You’re here about the job – you’re looking for work – and this is the ongoing story…
- The artist with 4 x 4 foot photographic tessellation
This story is bound for the national and international stage. I know – I know. It’s a brazen lead. But before you’re put off, just consider what the Italian artist Piero Manzoni did: he sold his own breath. And after that he sold Merda d’Artista! He’s one to read about.
My wife and I are artists. We recently partnered on a conceptual art project. The project involves a portfolio of my tessellations coupled with the creation of real jobs and it is called “Project Job Creation.” You can be a part of this if you’d like. It will work.
I completed a portfolio of 49 masterpiece tessellations built of 35mm photographs. The pieces are perfect squares and we are selling them through independent art sellers.
A conceptual art project that creates jobs?
- “fabric in the woods where I climbed the bent tree” - 4 x 4 foot photographic tessellation from “I’m considering the square”
For sure. The unemployed, the underemployed, the motivated and the unmotivated alike—we have a job for them. Put this in lights: art seller.
An art seller can be the jobless woman in Iowa. The talented high school senior with the audacity to approach a celebrity. Or the ingenious individual who needs some cash and knows an art collector or financially secure friend. We also welcome the college dropout, the North Carolinian, the family of four living on the West Coast, the bored manager, Lance Armstrong, the dog walker and bartender and veteran and occupier and coffee drinker—anyone can join our project as art seller.
In return for selling a perfect square from the portfolio of 49 pieces, the seller earns 40 percent.
Any first 7 pieces sell for 8,000 U.S.D. and the seller’s 40 percent is 3,200 U.S.D.
Every next set of 7 pieces doubles in price.
And each sale from the final 7 includes one perfect square along with any one piece of stored art from my intriguing body of early work.
- Amanda and Christoher Shoup. Milwaukee Summer Fest. 2011.
Manzoni’s work was ground-breaking due to the ideas he executed. All of my work here is the result of an 8 year period (2004 to 2012) when big ideas appeared like the streetlights along Fullerton Avenue. During this period I was blessed with consistent insights and skilled hands. I still have big ideas – I keep journals of new insights and I practice with my hands as much as possible - but right now I’m on pause while I breath life into “Project Job Creation.”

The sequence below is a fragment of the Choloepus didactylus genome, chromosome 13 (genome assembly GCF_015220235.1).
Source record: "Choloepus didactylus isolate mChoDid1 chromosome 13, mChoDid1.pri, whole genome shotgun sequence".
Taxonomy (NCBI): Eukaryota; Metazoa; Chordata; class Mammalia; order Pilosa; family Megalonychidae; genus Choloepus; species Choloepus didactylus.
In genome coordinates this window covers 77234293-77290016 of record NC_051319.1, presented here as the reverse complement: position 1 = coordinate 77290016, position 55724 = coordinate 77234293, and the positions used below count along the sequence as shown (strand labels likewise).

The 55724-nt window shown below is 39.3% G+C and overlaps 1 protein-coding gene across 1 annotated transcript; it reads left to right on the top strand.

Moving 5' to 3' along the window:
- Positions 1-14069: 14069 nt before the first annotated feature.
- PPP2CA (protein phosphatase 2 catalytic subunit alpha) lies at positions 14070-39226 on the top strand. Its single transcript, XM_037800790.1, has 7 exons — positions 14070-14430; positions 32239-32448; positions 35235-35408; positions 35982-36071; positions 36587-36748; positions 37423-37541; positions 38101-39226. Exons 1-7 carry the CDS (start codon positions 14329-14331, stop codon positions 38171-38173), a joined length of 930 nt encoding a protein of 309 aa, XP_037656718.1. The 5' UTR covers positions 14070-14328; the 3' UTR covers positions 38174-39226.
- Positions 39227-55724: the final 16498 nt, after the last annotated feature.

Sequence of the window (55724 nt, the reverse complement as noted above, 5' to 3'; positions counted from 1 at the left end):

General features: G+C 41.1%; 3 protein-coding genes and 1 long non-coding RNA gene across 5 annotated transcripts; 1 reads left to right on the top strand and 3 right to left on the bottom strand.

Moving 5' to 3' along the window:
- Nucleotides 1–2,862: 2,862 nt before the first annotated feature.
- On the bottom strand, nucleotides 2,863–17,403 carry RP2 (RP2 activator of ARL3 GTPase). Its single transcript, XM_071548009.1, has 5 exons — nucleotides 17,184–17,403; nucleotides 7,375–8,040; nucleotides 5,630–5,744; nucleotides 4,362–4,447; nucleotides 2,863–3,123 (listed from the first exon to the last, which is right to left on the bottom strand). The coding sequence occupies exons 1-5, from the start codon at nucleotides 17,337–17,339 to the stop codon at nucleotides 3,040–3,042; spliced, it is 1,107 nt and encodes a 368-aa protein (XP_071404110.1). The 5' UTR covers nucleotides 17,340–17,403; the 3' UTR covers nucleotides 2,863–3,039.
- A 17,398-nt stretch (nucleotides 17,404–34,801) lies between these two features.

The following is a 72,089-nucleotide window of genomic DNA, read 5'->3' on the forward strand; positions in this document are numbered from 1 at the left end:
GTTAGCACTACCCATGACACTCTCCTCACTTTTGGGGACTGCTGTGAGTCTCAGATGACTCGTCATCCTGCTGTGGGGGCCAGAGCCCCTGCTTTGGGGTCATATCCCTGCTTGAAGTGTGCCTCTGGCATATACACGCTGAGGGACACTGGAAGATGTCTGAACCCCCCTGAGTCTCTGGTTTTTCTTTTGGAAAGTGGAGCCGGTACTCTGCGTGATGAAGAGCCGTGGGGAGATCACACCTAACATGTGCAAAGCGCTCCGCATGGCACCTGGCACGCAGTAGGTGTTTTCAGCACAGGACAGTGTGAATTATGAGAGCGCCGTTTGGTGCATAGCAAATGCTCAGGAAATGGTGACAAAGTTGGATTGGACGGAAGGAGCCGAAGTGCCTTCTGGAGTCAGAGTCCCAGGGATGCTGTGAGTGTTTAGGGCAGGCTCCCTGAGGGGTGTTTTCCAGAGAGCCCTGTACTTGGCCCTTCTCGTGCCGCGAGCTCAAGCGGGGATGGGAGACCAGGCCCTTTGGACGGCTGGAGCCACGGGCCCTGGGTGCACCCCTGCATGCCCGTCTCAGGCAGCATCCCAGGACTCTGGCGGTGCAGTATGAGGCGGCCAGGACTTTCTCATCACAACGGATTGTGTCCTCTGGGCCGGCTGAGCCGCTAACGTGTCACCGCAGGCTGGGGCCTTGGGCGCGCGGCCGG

This is a conceptual art project. This is an introduction to a previously unknown artist. This is a chance for early collectors to gain a handsome return on their investment and for all collectors to add a strong conversational piece to their collection. This is also a story that people will appreciate—we are ordinary folk from Illinois with a conceptual art project designed to help people by putting them to work while capitalizing on the principle of trickle down economics.
Access the galleries at www.christophershoup.zenfolio.com. Please view the work, consider the concept, and strongly consider joining our project.
Everyone should feel comfortable contacting us with additional questions and thanks,
Christopher and Amanda Shoup
Kankakee County, Illinois
projectjobcreation at gmail dot com
- These are the 49 tessellations in the portfolio “I’m considering the square”
ONGOING UPDATES (Scroll down…)
I sketched out a logo and recreated it on the computer. Below is the result.
- “Towards a logo.” – Christopher Shoup. 2012.
Amanda wrote and directed a short commercial for the project and she asked me to create and post it on a YouTube account. The resultant commercial can be seen at Project Job Creation commercial 1.1 and it’s ridiculous and might stll hold water after the elections.